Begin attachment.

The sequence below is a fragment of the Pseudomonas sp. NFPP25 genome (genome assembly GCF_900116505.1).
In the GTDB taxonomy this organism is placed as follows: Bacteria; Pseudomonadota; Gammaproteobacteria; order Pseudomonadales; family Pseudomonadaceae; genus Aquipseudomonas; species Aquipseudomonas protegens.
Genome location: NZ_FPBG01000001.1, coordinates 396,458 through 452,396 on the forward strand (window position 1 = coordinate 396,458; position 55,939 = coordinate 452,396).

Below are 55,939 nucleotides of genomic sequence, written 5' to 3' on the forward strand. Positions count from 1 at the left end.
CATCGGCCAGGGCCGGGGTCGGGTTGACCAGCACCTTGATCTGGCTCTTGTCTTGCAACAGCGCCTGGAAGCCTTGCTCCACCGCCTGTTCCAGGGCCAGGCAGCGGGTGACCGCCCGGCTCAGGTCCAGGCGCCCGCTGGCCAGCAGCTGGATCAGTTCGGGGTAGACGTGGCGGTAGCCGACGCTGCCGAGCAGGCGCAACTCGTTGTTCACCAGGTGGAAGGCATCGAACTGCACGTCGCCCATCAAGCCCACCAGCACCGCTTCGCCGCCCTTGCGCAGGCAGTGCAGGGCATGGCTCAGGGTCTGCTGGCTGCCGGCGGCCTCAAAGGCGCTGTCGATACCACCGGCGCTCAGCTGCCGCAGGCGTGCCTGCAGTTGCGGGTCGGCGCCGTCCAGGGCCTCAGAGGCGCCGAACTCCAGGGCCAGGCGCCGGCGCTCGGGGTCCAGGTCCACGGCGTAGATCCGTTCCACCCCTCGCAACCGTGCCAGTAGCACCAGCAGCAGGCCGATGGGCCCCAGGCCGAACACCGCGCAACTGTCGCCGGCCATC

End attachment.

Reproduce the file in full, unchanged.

The sequence below is a fragment of the Pseudomonas sp. NFPP25 genome (genome assembly GCF_900116505.1).
In the GTDB taxonomy this organism is placed as follows: Bacteria; Pseudomonadota; Gammaproteobacteria; order Pseudomonadales; family Pseudomonadaceae; genus Aquipseudomonas; species Aquipseudomonas protegens.
Genome location: NZ_FPBG01000001.1, coordinates 396,458 through 452,396 on the forward strand (window position 1 = coordinate 396,458; position 55,939 = coordinate 452,396).

Below are 55,939 nucleotides of genomic sequence, written 5' to 3' on the forward strand. Positions count from 1 at the left end.
CATCGGCCAGGGCCGGGGTCGGGTTGACCAGCACCTTGATCTGGCTCTTGTCTTGCAACAGCGCCTGGAAGCCTTGCTCCACCGCCTGTTCCAGGGCCAGGCAGCGGGTGACCGCCCGGCTCAGGTCCAGGCGCCCGCTGGCCAGCAGCTGGATCAGTTCGGGGTAGACGTGGCGGTAGCCGACGCTGCCGAGCAGGCGCAACTCGTTGTTCACCAGGTGGAAGGCATCGAACTGCACGTCGCCCATCAAGCCCACCAGCACCGCTTCGCCGCCCTTGCGCAGGCAGTGCAGGGCATGGCTCAGGGTCTGCTGGCTGCCGGCGGCCTCAAAGGCGCTGTCGATACCACCGGCGCTCAGCTGCCGCAGGCGTGCCTGCAGTTGCGGGTCGGCGCCGTCCAGGGCCTCAGAGGCGCCGAACTCCAGGGCCAGGCGCCGGCGCTCGGGGTCCAGGTCCACGGCGTAGATCCGTTCCACCCCTCGCAACCGTGCCAGTAGCACCAGCAGCAGGCCGATGGGCCCCAGGCCGAACACCGCGCAACTGTCGCCGGCCATC